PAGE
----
New common drone regulation in Europe adopted
The European regulations for drones were published in definitive form on 11 June. For the member states, this means that the clock will start ticking, because the regulations must be implemented in all EU countries by the end of June next year.
From that moment on, drone pilots will also have to register. One of the most important advantages of the new regulations is that they can also fly across borders once they have been authorized in their country of origin.
Toward a common approach of the drone regulation in Europe
To ensure the free circulation of drones and a level playing field within the European Union EASA has developed common European rules. The approach taken is to apply the highest safety standards achieved in manned aviation to drones as well. The rules are based on an assessment of the risk of operation, and strike a balance between the obligations of drone manufacturers and operators in terms of safety, respect for privacy, the environment, protection against noise, and security.
The new rules ensure that drone operators – whether recreational or professional – will have a clear understanding of what is allowed or not. They will cover each operation type from those not requiring prior permission, to those involving certified aircraft and operators, as well as minimum remote pilot training requirements.
Operators will be able to operate their drones seamlessly when travelling across the EU or when developing a business involving drones around Europe. Common rules will help foster investment and innovation in this promising sector.
Last month it became clear that the European drone rules were coming in definitive form, when it was adopted by the European Commission. But the publication is the moment when no more changes can really be made and that means that both professional and recreational drone pilots can finally prepare for what is to come.
From June 2020, the current national rules for drone flying (in France, the DGAC) will be replaced by the European system of rules. These should ensure that the drone sector can develop further, while ensuring the safety of people on the ground and other air traffic.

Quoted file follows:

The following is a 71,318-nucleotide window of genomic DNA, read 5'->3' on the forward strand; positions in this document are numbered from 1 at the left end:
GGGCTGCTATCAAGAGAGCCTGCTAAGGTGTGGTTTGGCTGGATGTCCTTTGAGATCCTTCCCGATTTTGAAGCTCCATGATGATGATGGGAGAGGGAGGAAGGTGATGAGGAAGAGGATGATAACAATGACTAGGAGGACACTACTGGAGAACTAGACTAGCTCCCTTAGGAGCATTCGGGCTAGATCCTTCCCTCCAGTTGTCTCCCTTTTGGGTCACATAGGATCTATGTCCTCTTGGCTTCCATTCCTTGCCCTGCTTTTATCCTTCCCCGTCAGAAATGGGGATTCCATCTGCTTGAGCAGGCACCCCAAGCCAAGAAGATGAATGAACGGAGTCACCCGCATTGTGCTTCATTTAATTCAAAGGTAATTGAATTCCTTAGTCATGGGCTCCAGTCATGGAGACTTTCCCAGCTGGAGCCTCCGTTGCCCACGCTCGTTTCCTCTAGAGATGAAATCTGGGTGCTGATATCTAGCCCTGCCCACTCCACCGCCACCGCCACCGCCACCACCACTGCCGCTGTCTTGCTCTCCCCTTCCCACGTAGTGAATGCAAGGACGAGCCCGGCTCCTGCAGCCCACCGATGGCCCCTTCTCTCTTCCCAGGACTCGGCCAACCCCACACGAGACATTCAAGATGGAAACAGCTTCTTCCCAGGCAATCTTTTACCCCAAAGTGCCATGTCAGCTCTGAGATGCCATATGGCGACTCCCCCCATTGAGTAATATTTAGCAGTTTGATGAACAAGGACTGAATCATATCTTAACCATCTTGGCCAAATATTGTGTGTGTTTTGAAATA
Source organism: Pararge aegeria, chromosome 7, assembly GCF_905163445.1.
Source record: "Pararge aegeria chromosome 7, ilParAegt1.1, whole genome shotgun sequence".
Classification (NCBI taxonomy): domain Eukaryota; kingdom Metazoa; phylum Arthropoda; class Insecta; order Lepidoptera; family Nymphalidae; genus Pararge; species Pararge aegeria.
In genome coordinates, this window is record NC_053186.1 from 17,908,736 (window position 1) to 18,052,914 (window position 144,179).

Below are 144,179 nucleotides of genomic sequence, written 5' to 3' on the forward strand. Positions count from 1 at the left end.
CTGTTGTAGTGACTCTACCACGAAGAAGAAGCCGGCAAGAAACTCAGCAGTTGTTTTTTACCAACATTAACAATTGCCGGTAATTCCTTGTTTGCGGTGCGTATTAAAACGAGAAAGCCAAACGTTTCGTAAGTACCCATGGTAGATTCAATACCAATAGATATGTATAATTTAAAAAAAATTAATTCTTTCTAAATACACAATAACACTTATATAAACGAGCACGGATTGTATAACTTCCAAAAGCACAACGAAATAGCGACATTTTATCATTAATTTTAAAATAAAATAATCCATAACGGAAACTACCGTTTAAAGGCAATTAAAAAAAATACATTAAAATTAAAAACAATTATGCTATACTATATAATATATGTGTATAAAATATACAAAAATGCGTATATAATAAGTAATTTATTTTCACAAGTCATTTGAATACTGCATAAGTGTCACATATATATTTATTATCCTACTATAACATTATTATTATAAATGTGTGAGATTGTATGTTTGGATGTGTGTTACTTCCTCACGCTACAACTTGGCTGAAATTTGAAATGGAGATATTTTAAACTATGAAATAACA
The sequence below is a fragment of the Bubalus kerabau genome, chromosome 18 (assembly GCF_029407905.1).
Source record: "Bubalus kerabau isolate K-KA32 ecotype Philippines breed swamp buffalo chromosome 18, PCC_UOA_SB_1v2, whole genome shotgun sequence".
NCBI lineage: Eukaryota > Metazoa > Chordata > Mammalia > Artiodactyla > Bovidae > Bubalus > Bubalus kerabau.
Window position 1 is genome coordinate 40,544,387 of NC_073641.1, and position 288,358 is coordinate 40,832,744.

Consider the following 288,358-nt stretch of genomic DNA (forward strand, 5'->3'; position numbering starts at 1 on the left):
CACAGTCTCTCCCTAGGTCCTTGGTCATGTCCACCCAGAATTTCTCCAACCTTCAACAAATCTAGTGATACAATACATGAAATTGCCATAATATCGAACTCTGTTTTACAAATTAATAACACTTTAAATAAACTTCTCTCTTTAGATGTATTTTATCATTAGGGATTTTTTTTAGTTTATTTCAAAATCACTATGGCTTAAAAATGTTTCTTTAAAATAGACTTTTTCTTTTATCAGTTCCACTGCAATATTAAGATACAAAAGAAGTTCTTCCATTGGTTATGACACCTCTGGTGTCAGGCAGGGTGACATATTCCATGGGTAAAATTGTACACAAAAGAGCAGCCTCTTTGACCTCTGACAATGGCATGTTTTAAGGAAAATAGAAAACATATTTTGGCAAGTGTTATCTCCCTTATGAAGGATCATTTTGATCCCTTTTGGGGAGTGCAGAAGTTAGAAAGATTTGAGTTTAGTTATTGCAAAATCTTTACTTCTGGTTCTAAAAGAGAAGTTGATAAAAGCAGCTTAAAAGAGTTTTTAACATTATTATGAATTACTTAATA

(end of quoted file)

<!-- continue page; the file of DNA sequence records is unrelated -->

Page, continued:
An Open and a Specific Category replace the Professional and Recreational categories.
One of the biggest changes is that the distinction between recreational pilots and professionals will be abolished. A second change is that drone operations will be classified into different risk categories. Flights with a low risk are in the 'Open' category, parties that perform drone flights with a bit more risk are placed in the 'Specific' category.
Most goes to the Open category
The majority of drone flyers will end up in the Open category. The most important changes at a glance, based on the current generation of drones that are not yet subject to stricter product requirements:
Every drone pilot who flies with a drone that weighs more than 250 grams or with a drone that is equipped with a camera must register from June 2020. The registration number must be visible on the drone; at a later stage, the drone must also broadcast the registration number;
Dronepilots must be 16 years of age or older (excluding toys or DIY builds without a camera that weigh less than 250 grams);
Drones may only fly within sight and no higher than 120 meters. In contrast to the current situation, flying is also permitted at night;
Drones weighing less than 500 g may fly over areas where it is reasonable to expect that no people involved are flew over. This means that people can also fly above buildings, as long as there are no people outside those buildings;
Flying with drones weighing more than 250 grams requires a theory diploma based on an online exam consisting of 40 questions on topics such as aviation regulation, flight safety and privacy. For drones between 250 and 900 grams, an additional 30 additional questions are added, including about meteorology;
Drones weighing up to 2 kg may be used up to a horizontal distance of 50 m from people;
Drones weighing up to 25 kg may be used up to a distance of 150 m horizontally from residential, recreational and industrial areas, where it can be reasonably expected that no uninvolved persons will be flown over the entire duration of the operation;
From 2022, newly sold drones that fly in the Open category must comply with stricter product requirements, which will be guaranteed by new CE quality marks. This includes software height restrictions, sound production, geofencing and the transmission of the registration number of the owner (drone ID).